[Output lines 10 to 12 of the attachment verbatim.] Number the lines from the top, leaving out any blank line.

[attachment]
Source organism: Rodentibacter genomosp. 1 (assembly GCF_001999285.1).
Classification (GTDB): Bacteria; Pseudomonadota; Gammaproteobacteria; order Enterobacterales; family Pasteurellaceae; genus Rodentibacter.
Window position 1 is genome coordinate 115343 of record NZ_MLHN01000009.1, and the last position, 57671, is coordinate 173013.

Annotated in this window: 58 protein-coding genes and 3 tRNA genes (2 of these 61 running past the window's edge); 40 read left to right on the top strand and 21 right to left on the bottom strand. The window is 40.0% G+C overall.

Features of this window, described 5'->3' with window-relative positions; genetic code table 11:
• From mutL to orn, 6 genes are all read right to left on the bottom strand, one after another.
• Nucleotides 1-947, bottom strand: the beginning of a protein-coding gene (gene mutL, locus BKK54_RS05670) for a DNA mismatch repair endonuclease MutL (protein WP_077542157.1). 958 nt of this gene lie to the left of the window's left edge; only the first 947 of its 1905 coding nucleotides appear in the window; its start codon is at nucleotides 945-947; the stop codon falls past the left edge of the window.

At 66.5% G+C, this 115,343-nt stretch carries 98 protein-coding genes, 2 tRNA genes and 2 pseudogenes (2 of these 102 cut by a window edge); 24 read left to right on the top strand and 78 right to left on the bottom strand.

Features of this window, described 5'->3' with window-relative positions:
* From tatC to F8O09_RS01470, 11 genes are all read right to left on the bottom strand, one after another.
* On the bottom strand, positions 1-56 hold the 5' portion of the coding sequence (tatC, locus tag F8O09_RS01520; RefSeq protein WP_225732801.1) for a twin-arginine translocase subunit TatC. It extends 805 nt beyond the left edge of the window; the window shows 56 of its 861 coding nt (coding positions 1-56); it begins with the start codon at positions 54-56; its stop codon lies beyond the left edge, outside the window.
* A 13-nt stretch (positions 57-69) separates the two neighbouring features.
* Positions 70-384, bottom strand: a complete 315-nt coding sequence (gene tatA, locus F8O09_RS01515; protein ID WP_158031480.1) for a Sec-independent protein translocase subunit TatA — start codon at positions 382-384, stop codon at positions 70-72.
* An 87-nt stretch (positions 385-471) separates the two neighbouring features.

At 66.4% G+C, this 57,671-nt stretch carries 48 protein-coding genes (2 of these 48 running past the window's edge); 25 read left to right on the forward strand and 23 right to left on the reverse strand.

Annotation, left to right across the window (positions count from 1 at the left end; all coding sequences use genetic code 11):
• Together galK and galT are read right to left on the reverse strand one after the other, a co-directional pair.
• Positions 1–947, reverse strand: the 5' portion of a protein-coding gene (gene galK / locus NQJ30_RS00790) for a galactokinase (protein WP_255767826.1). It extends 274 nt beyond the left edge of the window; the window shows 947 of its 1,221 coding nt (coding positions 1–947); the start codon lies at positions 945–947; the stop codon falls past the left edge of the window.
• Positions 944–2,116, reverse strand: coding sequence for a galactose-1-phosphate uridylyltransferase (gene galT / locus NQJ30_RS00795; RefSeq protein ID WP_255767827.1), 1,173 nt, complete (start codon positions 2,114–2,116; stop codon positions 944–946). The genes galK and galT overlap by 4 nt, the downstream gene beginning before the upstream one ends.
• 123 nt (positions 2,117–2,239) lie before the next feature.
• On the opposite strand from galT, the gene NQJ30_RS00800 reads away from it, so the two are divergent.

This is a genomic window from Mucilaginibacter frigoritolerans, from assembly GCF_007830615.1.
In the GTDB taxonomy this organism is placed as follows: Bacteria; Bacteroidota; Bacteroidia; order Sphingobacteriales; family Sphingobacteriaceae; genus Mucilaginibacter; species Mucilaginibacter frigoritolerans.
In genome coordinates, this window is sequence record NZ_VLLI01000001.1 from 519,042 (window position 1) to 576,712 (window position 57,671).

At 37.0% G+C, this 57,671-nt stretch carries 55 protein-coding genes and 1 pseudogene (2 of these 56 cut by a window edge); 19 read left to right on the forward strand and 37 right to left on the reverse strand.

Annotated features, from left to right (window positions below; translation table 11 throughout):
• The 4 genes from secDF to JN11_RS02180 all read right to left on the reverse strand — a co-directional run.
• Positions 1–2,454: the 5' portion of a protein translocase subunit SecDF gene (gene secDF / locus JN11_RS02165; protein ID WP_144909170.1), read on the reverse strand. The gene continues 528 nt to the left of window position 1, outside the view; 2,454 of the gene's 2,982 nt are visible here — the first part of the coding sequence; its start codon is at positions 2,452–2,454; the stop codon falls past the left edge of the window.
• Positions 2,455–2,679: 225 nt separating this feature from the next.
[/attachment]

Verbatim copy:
* From tatC to F8O09_RS01470, 11 genes are all read right to left on the bottom strand, one after another.
* On the bottom strand, positions 1-56 hold the 5' portion of the coding sequence (tatC, locus tag F8O09_RS01520; RefSeq protein WP_225732801.1) for a twin-arginine translocase subunit TatC. It extends 805 nt beyond the left edge of the window; the window shows 56 of its 861 coding nt (coding positions 1-56); it begins with the start codon at positions 54-56; its stop codon lies beyond the left edge, outside the window.
* A 13-nt stretch (positions 57-69) separates the two neighbouring features.